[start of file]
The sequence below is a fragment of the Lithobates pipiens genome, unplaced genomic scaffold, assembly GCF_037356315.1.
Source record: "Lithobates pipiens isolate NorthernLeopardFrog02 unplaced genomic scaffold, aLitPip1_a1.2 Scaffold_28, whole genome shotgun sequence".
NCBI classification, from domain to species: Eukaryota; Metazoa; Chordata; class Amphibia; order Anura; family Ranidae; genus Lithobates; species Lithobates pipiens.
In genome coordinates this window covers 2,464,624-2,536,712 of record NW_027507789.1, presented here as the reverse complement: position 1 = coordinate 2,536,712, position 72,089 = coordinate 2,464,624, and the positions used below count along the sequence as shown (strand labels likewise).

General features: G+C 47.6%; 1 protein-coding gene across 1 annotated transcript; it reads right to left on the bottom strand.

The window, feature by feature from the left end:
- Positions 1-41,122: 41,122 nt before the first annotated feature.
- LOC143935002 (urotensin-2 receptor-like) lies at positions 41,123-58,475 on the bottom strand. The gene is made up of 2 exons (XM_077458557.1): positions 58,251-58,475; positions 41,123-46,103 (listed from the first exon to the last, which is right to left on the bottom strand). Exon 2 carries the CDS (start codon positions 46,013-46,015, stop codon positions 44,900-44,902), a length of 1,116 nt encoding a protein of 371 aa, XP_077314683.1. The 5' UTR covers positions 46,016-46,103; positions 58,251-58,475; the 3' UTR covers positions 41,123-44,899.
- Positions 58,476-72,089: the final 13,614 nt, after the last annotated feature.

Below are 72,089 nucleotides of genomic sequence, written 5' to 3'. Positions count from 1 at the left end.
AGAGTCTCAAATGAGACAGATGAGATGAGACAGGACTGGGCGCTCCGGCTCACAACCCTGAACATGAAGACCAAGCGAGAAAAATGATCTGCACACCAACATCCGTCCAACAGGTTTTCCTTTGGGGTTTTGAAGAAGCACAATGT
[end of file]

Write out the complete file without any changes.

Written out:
The sequence below is a fragment of the Lithobates pipiens genome, unplaced genomic scaffold, assembly GCF_037356315.1.
Source record: "Lithobates pipiens isolate NorthernLeopardFrog02 unplaced genomic scaffold, aLitPip1_a1.2 Scaffold_28, whole genome shotgun sequence".
NCBI classification, from domain to species: Eukaryota; Metazoa; Chordata; class Amphibia; order Anura; family Ranidae; genus Lithobates; species Lithobates pipiens.
In genome coordinates this window covers 2,464,624-2,536,712 of record NW_027507789.1, presented here as the reverse complement: position 1 = coordinate 2,536,712, position 72,089 = coordinate 2,464,624, and the positions used below count along the sequence as shown (strand labels likewise).

General features: G+C 47.6%; 1 protein-coding gene across 1 annotated transcript; it reads right to left on the bottom strand.

The window, feature by feature from the left end:
- Positions 1-41,122: 41,122 nt before the first annotated feature.
- LOC143935002 (urotensin-2 receptor-like) lies at positions 41,123-58,475 on the bottom strand. The gene is made up of 2 exons (XM_077458557.1): positions 58,251-58,475; positions 41,123-46,103 (listed from the first exon to the last, which is right to left on the bottom strand). Exon 2 carries the CDS (start codon positions 46,013-46,015, stop codon positions 44,900-44,902), a length of 1,116 nt encoding a protein of 371 aa, XP_077314683.1. The 5' UTR covers positions 46,016-46,103; positions 58,251-58,475; the 3' UTR covers positions 41,123-44,899.
- Positions 58,476-72,089: the final 13,614 nt, after the last annotated feature.

Below are 72,089 nucleotides of genomic sequence, written 5' to 3'. Positions count from 1 at the left end.
AGAGTCTCAAATGAGACAGATGAGATGAGACAGGACTGGGCGCTCCGGCTCACAACCCTGAACATGAAGACCAAGCGAGAAAAATGATCTGCACACCAACATCCGTCCAACAGGTTTTCCTTTGGGGTTTTGAAGAAGCACAATGT